restaurant furniture booths, though, they don't expect to spend too much money.
This means hosting a Kids Eat Free night once a week will meet their
expectations and improve the chance of them coming out.
Eat Free nights are some of the busiest times at a restaurant. Don't go too far
out, though, by offering all children a free meal. Set it up so one child's
meal is free for every adult entree purchased. Sales will pick up, and since a
few chicken fingers or grilled cheese sandwiches won't put too much strain on
that new commercial restaurant equipment, it's essentially a win-win.
a Loyalty Program
a loyalty program in place is the perfect way to keep people coming in even as
sales are decreasing. Put some thought into the program, but if nothing comes
to mind, the old “Get 1 Free Meal After 10 Visits” always pays off.
Additionally, most of these programs are now run digitally, so restaurateurs
will have the added benefit of gaining patron email addresses for marketing
it certainly may take some time to set up, giving a restaurant website the
ability to take online orders will pay off huge when traditional sales are
faltering. Younger generations already enjoy eating at home, but they hardly
ever want to cook. Take advantage of this fact and the potential recession,
when people won't feel like tipping 20 percent, and offer a viable alternative.
or not this forecasted decrease in restaurant stocks will occur is unknown, but
if it happens, culinary entrepreneurs can be prepared.
Far too many eateries go under when things like this happen, but for those who
follow the aforementioned tips, the chance of seeing their commercial
restaurant equipment on sales sites is minimal.
Published By: Leon Tuberman
Monday, March 13, 2017
seafood industry accounts for a $1.4 billion impact on the American economy. In
short, Americans love seafood. For restaurateurs who fill their cafe chairs
with individuals who love fish and shellfish, it's important to recognize
trends that could affect their overall sales. In fact, culinary entrepreneurs
who are even considering integrating seafood into their menu should keep track
of these trends. Here are some of the most important that are currently
Tide of Seafood Consumption Is Rising
there's one thing that restaurateurs who are considering offering several
seafood dishes should know, it's that seafood consumption in America is
currently rising. More and more people sitting at restaurant dining tables are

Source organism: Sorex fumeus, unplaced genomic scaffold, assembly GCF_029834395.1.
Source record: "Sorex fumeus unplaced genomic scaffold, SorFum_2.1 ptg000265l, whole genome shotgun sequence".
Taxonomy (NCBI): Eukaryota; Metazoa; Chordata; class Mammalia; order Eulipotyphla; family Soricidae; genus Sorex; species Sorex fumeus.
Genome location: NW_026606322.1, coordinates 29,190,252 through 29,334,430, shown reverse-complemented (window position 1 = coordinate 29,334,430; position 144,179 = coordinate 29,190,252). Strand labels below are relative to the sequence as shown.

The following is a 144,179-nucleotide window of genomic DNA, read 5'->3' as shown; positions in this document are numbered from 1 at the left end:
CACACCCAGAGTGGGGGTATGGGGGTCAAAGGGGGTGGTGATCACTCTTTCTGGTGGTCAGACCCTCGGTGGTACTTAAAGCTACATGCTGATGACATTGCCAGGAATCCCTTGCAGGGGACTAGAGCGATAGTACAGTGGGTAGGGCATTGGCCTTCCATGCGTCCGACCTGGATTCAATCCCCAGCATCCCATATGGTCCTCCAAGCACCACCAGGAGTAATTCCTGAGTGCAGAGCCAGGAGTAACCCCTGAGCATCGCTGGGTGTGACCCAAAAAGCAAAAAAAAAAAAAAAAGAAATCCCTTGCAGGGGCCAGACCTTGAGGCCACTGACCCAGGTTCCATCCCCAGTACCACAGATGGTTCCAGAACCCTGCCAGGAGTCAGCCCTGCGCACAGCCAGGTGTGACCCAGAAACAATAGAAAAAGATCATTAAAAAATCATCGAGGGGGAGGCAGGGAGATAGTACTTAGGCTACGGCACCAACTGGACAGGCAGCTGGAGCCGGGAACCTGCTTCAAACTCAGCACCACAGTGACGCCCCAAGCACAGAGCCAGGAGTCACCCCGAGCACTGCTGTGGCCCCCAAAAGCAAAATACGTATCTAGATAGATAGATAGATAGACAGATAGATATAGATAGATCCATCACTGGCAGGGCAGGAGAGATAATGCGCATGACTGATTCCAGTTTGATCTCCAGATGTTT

looking for these offerings, and there's a very good reason behind it: seafood
people continue to become more health conscious, they'll keep looking for
dining options that are both low in calories and healthier overall. In many
cases, they decide that this food is fish. It has a variety of health benefits,
so restaurateurs who opt to not offer seafood to those occupying the restaurant
cafe chairs are missing out on an entire subset of diners.
Rise of the Anti-GMO Movement
you ask the overwhelming majority of scientists, genetically modified foods,
usually referred to as GMOs, are just as healthy as any other food out there;
however, this hasn't stopped the rise of the anti-GMO movement. Fortunately for
restaurants that serve dishes containing background characters from Finding
Nemo, fish is naturally GMO-free.
was recently news of a GMO salmon hitting the market, but most eateries are
more concerned with keeping their restaurant furnishings in great condition
than ordering a new type of fish for the menu. Whether or not GMOs are safe
doesn't really matter if some patrons believe that they're not. In fact, it
wouldn't hurt to insert some “GMO-Free” labels in the menu copy.
Belly Is Catching On
it may seem like just another part of trout or bass, fish belly is actually a
meal that's really picking up steam in America. In fact, there was an 8.1
percent increase in menu mentions of the dish in the last three years alone.
most other seafood dishes, fish belly will appeal to health conscious diners.
Additionally, the meat is very sustainable, and mentioning that on the menu
will impress the new generation of diners, which is socially conscious. And in
the end, having healthy customers will put less stress on the cafe chairs
that Not All Fats Are Bad
years past, the simple mention of fatty foods was enough to turn away those trying
to eat healthy. With information now easily available at our fingertips,
though, this has changed. People realize that some fats, such as omega-3 fatty
acids, are actually healthy. What contains this healthy fat? Many types of